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I have a problem with a recovery folder called HDDRecovery on my D: drive, which is an NTFS primary partition (start partition is C:). The OS is Windows 7 Home Premium 64-bit, German. The logged-in user, the only one, is of type administrator.

I want to delete this approx. 7 GB large folder due to various reasons irrelevant to topic. It appears it won't go down without a fight. Here's what hasn't worked so far:

  • Changing ownership and trying to delete
  • Trying to modify file/folder access rights - it reverts back to write-protected.
  • Fiddling with group policy settings.
  • Turning off UAC completely, rebooting and then trying to delete.

Here's what Windows tells me when I do try to delete it:


It means something like "Folder access denied", "You must acquire the necessary permissions from the Administrator, to make changes on this folder".

I am an administrator, what rights else is it talking about?

I cannot see a service running in the background, watching over this directory, and not a single registry entry related to the folder.

How do I delete this folder, preferably without having to delete the whole partition?

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Err, can the downvoter please also tell what is improper with the question? – Bora Apr 12 '12 at 0:18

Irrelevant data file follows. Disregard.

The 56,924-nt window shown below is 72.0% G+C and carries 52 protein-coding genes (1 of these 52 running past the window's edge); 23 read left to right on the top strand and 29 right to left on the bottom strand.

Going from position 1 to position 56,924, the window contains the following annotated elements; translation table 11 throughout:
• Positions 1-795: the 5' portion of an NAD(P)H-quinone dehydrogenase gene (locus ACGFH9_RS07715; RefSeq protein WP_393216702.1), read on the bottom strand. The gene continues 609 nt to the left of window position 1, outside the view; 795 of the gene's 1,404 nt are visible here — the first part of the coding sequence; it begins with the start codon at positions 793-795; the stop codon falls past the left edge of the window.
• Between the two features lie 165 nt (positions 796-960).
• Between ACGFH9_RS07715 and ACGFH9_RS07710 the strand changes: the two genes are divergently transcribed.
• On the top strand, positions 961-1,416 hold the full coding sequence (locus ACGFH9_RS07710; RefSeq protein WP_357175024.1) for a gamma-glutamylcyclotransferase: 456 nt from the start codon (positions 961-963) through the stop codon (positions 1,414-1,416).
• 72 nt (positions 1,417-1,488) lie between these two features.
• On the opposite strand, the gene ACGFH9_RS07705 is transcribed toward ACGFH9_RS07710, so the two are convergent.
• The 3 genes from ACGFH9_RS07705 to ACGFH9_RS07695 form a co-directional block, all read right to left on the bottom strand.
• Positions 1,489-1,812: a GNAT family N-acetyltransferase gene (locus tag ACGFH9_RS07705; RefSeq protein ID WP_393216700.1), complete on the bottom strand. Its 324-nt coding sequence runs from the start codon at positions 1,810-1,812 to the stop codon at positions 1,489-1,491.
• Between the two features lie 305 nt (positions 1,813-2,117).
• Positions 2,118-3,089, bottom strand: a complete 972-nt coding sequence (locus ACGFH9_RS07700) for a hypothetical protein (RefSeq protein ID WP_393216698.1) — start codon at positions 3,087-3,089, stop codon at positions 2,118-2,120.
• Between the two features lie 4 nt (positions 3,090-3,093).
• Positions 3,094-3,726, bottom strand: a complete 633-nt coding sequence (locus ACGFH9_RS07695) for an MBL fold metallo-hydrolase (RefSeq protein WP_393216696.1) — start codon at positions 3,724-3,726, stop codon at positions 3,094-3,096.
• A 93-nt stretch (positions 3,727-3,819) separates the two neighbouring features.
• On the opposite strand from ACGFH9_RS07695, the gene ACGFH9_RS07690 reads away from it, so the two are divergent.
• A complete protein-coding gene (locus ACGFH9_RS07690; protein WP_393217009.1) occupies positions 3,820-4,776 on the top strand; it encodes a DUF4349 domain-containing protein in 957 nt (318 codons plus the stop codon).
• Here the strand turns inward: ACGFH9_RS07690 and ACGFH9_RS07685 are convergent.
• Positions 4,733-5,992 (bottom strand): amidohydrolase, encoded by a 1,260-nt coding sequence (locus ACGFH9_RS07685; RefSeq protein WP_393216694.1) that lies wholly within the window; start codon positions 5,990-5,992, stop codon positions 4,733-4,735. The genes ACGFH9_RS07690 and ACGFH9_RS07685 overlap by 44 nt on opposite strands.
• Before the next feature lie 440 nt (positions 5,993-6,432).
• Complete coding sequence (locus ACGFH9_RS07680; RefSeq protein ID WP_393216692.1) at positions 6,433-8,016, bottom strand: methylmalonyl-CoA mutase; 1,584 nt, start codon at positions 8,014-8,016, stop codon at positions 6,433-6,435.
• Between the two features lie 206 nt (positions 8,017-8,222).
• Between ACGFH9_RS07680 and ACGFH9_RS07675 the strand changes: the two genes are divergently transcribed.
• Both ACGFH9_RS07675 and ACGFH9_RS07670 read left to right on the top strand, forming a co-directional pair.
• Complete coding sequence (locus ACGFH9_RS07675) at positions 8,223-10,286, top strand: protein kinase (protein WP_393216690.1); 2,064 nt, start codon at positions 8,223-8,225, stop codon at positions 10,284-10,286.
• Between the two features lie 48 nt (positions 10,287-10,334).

up vote 2 down vote accepted

If the process still have same error message then I'll recommend you to Unlocker which is much powerful tool to delete the stuff like that. After installing it you can find it by right click on the folder.

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That helped! Thank you. – Bora Apr 12 '12 at 0:47

Use a linux live CD like Ubuntu or Backtrack 5 - once booted it should be straightforward to delete the folder. I normally find though that deleting the partition (in Windows) to get rid of recovery partitions is the easiest way to do this - Use Computer Management - Disk Management to delete the partition - you can then create a new partition or add the space to your existing partition.

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As I said, I prefer not to nuke the whole partition. My Steam folder and some other heavyweight stuff is on it, too. Can't move them because C: is almost full. – Bora Apr 12 '12 at 0:09
Upvoting nevertheless, because of the Linux solution, which I would go with, if the Unlocker didn't work. – Bora Apr 12 '12 at 0:48

Considering the fact that if you were able to delete this folder, you would lose the ability to recover your operating system should you need to reinstall... it is understandably difficult to delete.

So, unless you have the ability to reinstall Windows without the hard drive recovery, you should find OTHER things to delete to make up that space.

If you do have the ability to install Windows without needing that recovery partition, then one way to delete that partition is to boot to your Windows installation disc, delete all the existing partitions, and install Windows fresh. Zing! No Recovery partition.